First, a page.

The members of The Incomparable panel watch old movies selected by our old-movie sommelier, Philip Michaels, and then talk about them.

A Parrot Bit Me

Old Movie Club returns with two paranoid films set amid the intrigue of postwar Europe: 1949’s “The Third Man” and 1965’s “The Spy Who Came in from the Cold.” The former features Orson Welles, a collection of suspicious characters in Vienna, and a whole lot of zither music. The latter features Richard Burton mixing insobriety with spycraft, and a very peculiar library. (This episode is presented in black and white.)

Jason Snell with Philip Michaels, Dr. Drang, Frank Wu, David J. Loehr and Monty Ashley


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He’s Way Better Than Fonzie

A bunch of people born in the 1970s discuss two films from that decade about young people coming of age: 1973’s “American Graffiti” and 1979’s “Breaking Away.” The first is a film (set in 1962) featuring young people driving around a northern California town on the last night of summer before reality sets in; the second is about young people riding bikes (and swimming in a quarry) in Indiana. The first comes from the future director of “Star Wars”; the second comes from the future director of “Krull”. Both are full of faces you will recognize. And both have interesting things to say about being young and the prospect of growing up.

Jason Snell with Philip Michaels, John Siracusa, Lisa Schmeiser and Steve Lutz


Likeable Jerkability

The epic film about the early days of the space race, 1983’s “The Right Stuff,” is on the launch pad this week. What does the film say about modern mythmaking? Can you have too much Chuck Yeager? Is this peak Dennis Quaid? Why do astronauts have to be test pilots instead of demolition-derby drivers? We’ll figure it out. Let’s light this candle!

Jason Snell with Philip Michaels, Andy Ihnatko, Dr. Drang, Stephen Hackett and Dan Moren


Show Some Respect for the Chimp

Old Movie Club returns with two classic films directed by Billy Wilder and starring William Holden: The darkly tragi-comic Hollywood story “Sunset Boulevard” and the dramati-comic World War II prisoner-of-war story “Stalag 17.” Monty pitches a “Sunset Boulevard” prequel featuring a butler and a chimp. We notice the similarities between “Stalag 17” and an enormous number of sitcoms and comedy films from the following 30 years.

Jason Snell with Erika Ensign, Philip Michaels, Steve Lutz, Shannon Sudderth, Andy Ihnatko, Dan Moren and Monty Ashley


Keep Watching the Skies

Old Movie Club views two films produced—and some would say directed—by Howard Hawks. The fast-paced comedy “His Girl Friday” leads us off, followed by the original sci-fi horror film “The Thing from Another World.” Both feature snappy overlapping dialogue, but only one features a murderous alien carrot man.

Jason Snell with Philip Michaels, Erika Ensign, Dr. Drang, David J. Loehr, Monty Ashley and Steve Lutz


Comprehensive Tapestry Policy

On this Old (Holiday) Movie Club, we review a certifiable Christmas classic, “Miracle on 34th Street.” Then we watch a very different sort of film set on Christmas, “The Lion in Winter.”

Jason Snell with Philip Michaels, Lisa Schmeiser, Steve Lutz, David J. Loehr and Dan Moren


District Attorney Doofus

Old Movie Club returns with two films featuring George C. Scott: “The Hustler” (featuring an electric performance by Paul Newman) and “Anatomy of a Murder” (starring Jimmy Stewart as a simple country lawyer). One more outburst and I’ll clear this courtroom!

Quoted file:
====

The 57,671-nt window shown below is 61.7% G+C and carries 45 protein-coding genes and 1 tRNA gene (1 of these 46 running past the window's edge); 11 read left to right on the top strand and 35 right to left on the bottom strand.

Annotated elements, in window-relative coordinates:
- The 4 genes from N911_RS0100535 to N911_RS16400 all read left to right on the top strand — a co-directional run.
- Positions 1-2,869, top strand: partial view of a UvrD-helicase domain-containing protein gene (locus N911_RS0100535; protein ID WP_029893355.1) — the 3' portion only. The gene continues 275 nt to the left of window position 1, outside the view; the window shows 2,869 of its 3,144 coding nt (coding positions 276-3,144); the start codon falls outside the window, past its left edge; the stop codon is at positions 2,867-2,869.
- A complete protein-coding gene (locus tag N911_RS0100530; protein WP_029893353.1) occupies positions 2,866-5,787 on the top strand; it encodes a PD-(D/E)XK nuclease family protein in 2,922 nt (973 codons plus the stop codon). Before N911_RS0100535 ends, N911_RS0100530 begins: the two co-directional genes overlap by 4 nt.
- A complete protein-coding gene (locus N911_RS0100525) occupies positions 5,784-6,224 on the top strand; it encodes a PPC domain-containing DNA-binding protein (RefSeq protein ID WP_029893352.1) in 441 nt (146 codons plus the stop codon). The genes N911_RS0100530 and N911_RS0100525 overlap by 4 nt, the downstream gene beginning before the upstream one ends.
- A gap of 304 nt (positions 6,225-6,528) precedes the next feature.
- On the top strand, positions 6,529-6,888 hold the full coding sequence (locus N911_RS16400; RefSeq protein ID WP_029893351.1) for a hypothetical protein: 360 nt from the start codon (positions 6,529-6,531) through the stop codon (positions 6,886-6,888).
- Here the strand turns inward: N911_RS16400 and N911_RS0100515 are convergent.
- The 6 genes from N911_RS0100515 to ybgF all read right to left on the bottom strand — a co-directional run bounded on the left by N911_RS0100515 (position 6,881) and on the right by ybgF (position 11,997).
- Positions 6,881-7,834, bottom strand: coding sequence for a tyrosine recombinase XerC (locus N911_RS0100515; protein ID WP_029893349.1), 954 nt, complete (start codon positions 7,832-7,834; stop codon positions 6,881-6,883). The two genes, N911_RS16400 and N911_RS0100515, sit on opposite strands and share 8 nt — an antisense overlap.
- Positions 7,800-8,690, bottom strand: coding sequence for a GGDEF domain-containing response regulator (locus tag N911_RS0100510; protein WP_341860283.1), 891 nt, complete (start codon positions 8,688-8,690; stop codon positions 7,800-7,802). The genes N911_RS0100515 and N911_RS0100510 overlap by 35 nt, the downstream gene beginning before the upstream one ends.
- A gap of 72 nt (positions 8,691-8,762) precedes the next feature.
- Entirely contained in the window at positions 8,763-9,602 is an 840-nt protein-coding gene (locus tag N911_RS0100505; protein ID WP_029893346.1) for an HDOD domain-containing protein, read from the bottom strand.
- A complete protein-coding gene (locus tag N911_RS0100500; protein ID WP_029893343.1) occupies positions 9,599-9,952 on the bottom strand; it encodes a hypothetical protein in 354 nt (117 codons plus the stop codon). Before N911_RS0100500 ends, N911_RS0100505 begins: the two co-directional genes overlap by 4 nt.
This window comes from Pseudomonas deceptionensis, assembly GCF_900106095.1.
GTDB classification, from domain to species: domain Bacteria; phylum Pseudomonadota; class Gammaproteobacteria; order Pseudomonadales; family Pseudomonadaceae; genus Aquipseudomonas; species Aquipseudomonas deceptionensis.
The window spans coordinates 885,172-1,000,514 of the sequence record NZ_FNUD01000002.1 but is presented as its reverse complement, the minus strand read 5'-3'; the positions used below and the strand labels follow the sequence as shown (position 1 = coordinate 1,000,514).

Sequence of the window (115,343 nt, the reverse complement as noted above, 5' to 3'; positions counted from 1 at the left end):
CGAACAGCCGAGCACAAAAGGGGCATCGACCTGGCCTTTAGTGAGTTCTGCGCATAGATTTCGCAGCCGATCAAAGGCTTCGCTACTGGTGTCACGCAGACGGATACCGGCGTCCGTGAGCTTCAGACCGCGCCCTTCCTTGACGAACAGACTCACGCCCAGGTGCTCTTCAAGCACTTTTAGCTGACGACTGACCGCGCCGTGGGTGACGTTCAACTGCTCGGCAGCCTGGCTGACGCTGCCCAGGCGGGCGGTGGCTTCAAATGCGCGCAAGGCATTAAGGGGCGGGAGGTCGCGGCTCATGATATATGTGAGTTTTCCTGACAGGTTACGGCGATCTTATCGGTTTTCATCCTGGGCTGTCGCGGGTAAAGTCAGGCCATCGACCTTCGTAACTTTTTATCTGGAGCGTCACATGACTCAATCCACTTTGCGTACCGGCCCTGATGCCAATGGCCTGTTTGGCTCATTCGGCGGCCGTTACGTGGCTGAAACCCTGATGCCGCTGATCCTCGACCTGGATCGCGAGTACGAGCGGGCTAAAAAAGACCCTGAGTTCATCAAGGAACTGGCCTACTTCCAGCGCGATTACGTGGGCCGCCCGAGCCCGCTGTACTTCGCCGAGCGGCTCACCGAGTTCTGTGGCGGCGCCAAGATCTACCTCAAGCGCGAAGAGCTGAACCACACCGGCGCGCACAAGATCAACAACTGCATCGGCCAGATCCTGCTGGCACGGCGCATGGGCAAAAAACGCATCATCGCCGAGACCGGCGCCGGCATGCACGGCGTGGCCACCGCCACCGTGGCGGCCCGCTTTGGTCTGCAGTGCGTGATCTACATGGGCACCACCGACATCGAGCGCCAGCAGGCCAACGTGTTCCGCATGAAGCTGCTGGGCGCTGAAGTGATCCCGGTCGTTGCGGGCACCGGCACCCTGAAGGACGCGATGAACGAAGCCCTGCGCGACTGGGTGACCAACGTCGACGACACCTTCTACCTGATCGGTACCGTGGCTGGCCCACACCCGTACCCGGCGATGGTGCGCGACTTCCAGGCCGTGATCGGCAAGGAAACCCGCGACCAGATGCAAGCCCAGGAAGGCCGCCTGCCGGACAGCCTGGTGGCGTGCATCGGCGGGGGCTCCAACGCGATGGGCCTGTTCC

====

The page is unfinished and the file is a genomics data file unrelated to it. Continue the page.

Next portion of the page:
Jason Snell with Philip Michaels, Dr. Drang, Monty Ashley, Steve Lutz and David J. Loehr


Ignoring the Movie Completely

Old Movie Club reconvenes to watch two films based on the works of Dashiell Hammett: 1934’s “The Thin Man” and 1941’s “The Maltese Falcon.” We appreciate the drunken aplomb of Nick and Nora and the shifty glory of Peter Lorre and Sydney Greenstreet, all while taking in the faint scent of gardenias.

Jason Snell with Philip Michaels, Erika Ensign, Steve Lutz, Monty Ashley, Dan Moren, David J. Loehr and Dr. Drang


Shopping With Mrs. Gehrig

Play ball! It’s opening weekend, so Old Movie Club returns with two classic baseball movies: “Pride of the Yankees” and “The Bad News Bears.” Even if you don’t like baseball (like Erika), you may enjoy these movies just fine! One’s a biopic from the 1940s complete with a song, and the other is an appropriately gross 1970s comedy. Join us, won’t you?

Jason Snell with Erika Ensign, Philip Michaels, Steve Lutz, Monty Ashley and David J. Loehr


Plot Advancement Tribune

Our Old Movie Club, featuring classic films many of us haven’t seen selected just for us by Philip Michaels, is back!

In this edition, we look at two underappreciated films of Alfred Hitchcock: 1943’s “Shadow of a Doubt” and 1948’s “Rope.” The former features Joseph Cotten shooting up through the ceiling of creepy, a battle of telepathy versus telegraphy, the special bond of people named Charlie, murder by soda, and an appearance by the Exposition Radio Network. The latter offers long unbroken scenes, drunk Farley Granger, a perfect murder perpetrated by Batman villains, and Jimmy Stewart as Columbo. Both films have Hitchcock in common, as well as Hume Cronyn… and murder!

Jason Snell with Philip Michaels, Steve Lutz, Monty Ashley, Dan Moren, David J. Loehr and Andy Ihnatko


The Europeans Do It Better

In just moments, Rufus T. Firefly will appear, and all the people of Freedonia will cheer at the presence of their new leader. In the meantime, let’s take some time in our Old Movie Club to discuss the enduring and hilarious works of the Marx Brothers in general and the films “Duck Soup” and “A Night at the Opera” in particular.

Jason Snell with David J. Loehr, Steve Lutz, Philip Michaels, Monty Ashley and Andy Ihnatko


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